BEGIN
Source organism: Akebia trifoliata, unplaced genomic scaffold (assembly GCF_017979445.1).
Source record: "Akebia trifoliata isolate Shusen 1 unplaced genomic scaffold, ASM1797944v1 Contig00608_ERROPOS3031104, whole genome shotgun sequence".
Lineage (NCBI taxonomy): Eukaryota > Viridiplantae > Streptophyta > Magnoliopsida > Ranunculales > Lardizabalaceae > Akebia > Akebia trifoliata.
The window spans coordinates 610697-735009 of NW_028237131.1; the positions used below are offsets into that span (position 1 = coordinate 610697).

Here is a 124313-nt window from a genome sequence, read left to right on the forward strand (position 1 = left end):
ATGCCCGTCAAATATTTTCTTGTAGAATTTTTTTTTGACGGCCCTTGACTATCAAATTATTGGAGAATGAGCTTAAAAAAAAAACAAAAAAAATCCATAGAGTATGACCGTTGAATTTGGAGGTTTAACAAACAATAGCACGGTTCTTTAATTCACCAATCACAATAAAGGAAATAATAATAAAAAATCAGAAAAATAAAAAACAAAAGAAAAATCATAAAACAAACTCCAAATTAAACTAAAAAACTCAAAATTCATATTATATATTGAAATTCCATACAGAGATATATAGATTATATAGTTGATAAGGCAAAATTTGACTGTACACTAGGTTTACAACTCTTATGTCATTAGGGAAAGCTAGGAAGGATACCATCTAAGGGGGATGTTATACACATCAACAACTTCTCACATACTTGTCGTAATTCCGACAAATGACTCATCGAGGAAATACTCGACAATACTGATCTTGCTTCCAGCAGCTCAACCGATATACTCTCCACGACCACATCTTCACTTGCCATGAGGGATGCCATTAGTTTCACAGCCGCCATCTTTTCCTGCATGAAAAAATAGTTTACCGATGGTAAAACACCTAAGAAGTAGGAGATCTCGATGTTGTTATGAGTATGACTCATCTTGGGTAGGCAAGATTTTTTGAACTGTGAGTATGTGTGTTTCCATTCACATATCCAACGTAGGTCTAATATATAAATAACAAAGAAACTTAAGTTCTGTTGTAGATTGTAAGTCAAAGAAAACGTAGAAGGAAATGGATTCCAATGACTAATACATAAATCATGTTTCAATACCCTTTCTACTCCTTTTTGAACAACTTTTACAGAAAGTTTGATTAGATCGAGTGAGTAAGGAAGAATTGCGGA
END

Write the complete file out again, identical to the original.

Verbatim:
Source organism: Akebia trifoliata, unplaced genomic scaffold (assembly GCF_017979445.1).
Source record: "Akebia trifoliata isolate Shusen 1 unplaced genomic scaffold, ASM1797944v1 Contig00608_ERROPOS3031104, whole genome shotgun sequence".
Lineage (NCBI taxonomy): Eukaryota > Viridiplantae > Streptophyta > Magnoliopsida > Ranunculales > Lardizabalaceae > Akebia > Akebia trifoliata.
The window spans coordinates 610697-735009 of NW_028237131.1; the positions used below are offsets into that span (position 1 = coordinate 610697).

Here is a 124313-nt window from a genome sequence, read left to right on the forward strand (position 1 = left end):
ATGCCCGTCAAATATTTTCTTGTAGAATTTTTTTTTGACGGCCCTTGACTATCAAATTATTGGAGAATGAGCTTAAAAAAAAAACAAAAAAAATCCATAGAGTATGACCGTTGAATTTGGAGGTTTAACAAACAATAGCACGGTTCTTTAATTCACCAATCACAATAAAGGAAATAATAATAAAAAATCAGAAAAATAAAAAACAAAAGAAAAATCATAAAACAAACTCCAAATTAAACTAAAAAACTCAAAATTCATATTATATATTGAAATTCCATACAGAGATATATAGATTATATAGTTGATAAGGCAAAATTTGACTGTACACTAGGTTTACAACTCTTATGTCATTAGGGAAAGCTAGGAAGGATACCATCTAAGGGGGATGTTATACACATCAACAACTTCTCACATACTTGTCGTAATTCCGACAAATGACTCATCGAGGAAATACTCGACAATACTGATCTTGCTTCCAGCAGCTCAACCGATATACTCTCCACGACCACATCTTCACTTGCCATGAGGGATGCCATTAGTTTCACAGCCGCCATCTTTTCCTGCATGAAAAAATAGTTTACCGATGGTAAAACACCTAAGAAGTAGGAGATCTCGATGTTGTTATGAGTATGACTCATCTTGGGTAGGCAAGATTTTTTGAACTGTGAGTATGTGTGTTTCCATTCACATATCCAACGTAGGTCTAATATATAAATAACAAAGAAACTTAAGTTCTGTTGTAGATTGTAAGTCAAAGAAAACGTAGAAGGAAATGGATTCCAATGACTAATACATAAATCATGTTTCAATACCCTTTCTACTCCTTTTTGAACAACTTTTACAGAAAGTTTGATTAGATCGAGTGAGTAAGGAAGAATTGCGGA